The financial services industry is highly dependent on quality data for day to day operations as well as driving growth. This industry plays a pivotal role in fulfilling financial needs of individuals, organisations and governments. Financial institutions hold a wide range of valuable data about their customers which is also shared indirectly (through regulators) as Data-as-a-Service to Reserve Banks and government agencies such as the Treasury and Taxation for critical data-driven decisions on the countries’ economy and finance. The industry has seen a significant increase in investment on data collection, data quality improvement, reporting and analytics, to meet regulatory expectations and adapt to changing customer and business needs.
Yet, compared to other data-rich industries such as Streaming Services, Social Media Platforms or eCommerce (e.g. NetFlix, Facebook or Amazon); financial institutions have been lagging in digitisation and maximising the value of its data for developing customer-centric offerings and driving enterprise growth. Broadly, there are 3 key factors that is slowing the pace of change in the financial services industry:
Demand chaos – Problem or Opportunity?
Financial institutions are challenged from multiple directions to introduce change, driven by either regulations, competition, changing customer expectations, need for innovation using new technology.
Below are some of the major drivers for change.
Change driven by technology innovation
Rapid increase in digital disruption, in the past decade, with wearables, virtual assistants, sensor devices, etc., has fundamentally changed customer interactions and expectations. Organisations are competing to provide similar experience to retain their customer base.
Use of Big Data
There is also a growing need to leverage Big data (both external and internal / structured and unstructured) and incorporate them in the decision making process as well as improving the customer experience.
In recent years, financial institutions have also seen a significant increase in regulatory requirements for reporting data. There has been a lot more focus off late by the regulators on data quality and risk management, due to increasing economic volatility, security threats, financial crimes and customer privacy breaches. Regulators are wanting more data within much shorter delivery window. New regulations such as Open Banking require different dynamics to deliver data on customer demand.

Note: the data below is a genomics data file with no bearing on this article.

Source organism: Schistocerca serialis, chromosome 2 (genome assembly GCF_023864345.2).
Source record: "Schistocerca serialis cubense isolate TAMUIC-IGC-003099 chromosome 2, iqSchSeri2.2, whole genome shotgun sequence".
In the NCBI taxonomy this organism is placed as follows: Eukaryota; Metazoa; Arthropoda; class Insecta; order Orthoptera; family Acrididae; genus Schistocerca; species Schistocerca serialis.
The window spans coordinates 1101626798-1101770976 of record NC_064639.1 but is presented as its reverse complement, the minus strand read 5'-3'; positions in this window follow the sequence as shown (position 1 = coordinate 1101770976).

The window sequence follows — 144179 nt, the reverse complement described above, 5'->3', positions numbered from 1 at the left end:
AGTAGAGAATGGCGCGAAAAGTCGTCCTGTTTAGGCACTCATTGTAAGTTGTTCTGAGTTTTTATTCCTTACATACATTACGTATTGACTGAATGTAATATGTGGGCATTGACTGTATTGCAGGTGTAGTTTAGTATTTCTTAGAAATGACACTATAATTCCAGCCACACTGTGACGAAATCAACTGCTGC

The below picture provides a high-level overview of the various regulatory requirements on financial institutions and how data risk management is tied to Board and Senior leaders’ accountabilities. It also illustrates commonality in data requirements (directly or indirectly) across the various regulations.
*GDPR – General Data protection Regulation for Personal Data
** CDR – Consumer Data Right (links to Open Banking)
+ Privacy of Customer data is covered under Notifiable Data Breach governed by Office of the Australian Information Commissioner (OAIC)
++ COVID-19 reports also require Risk / Capital Adequacy data
In the midst of chaos, there is also opportunity – Sun Tzu
It is important to recognise the data needed for these regulations are also the ones critical for customer experience, revenue generation, product development, operational efficiency uplift and overall enterprise growth.
The need for fundamental transformation is inevitable
Financial institutions are starting to understand a transformational change is inevitable as the current legacy technology platforms, tools and data capabilities are inadequate, and will not scale to meet the various customer, business and regulatory demands. Many organisations have already launched cloud migration initiatives of their technology stack. However, the biggest challenge faced by these organisations is the need to take a more holistic approach to delivery across multiple initiatives that are in flight currently.
In addition, it is important for organisations to understand migrating to Cloud is not a matter of “lift and shift” from legacy. The real complexity and challenges pertain to Data Architecture and Data Management aspects that involve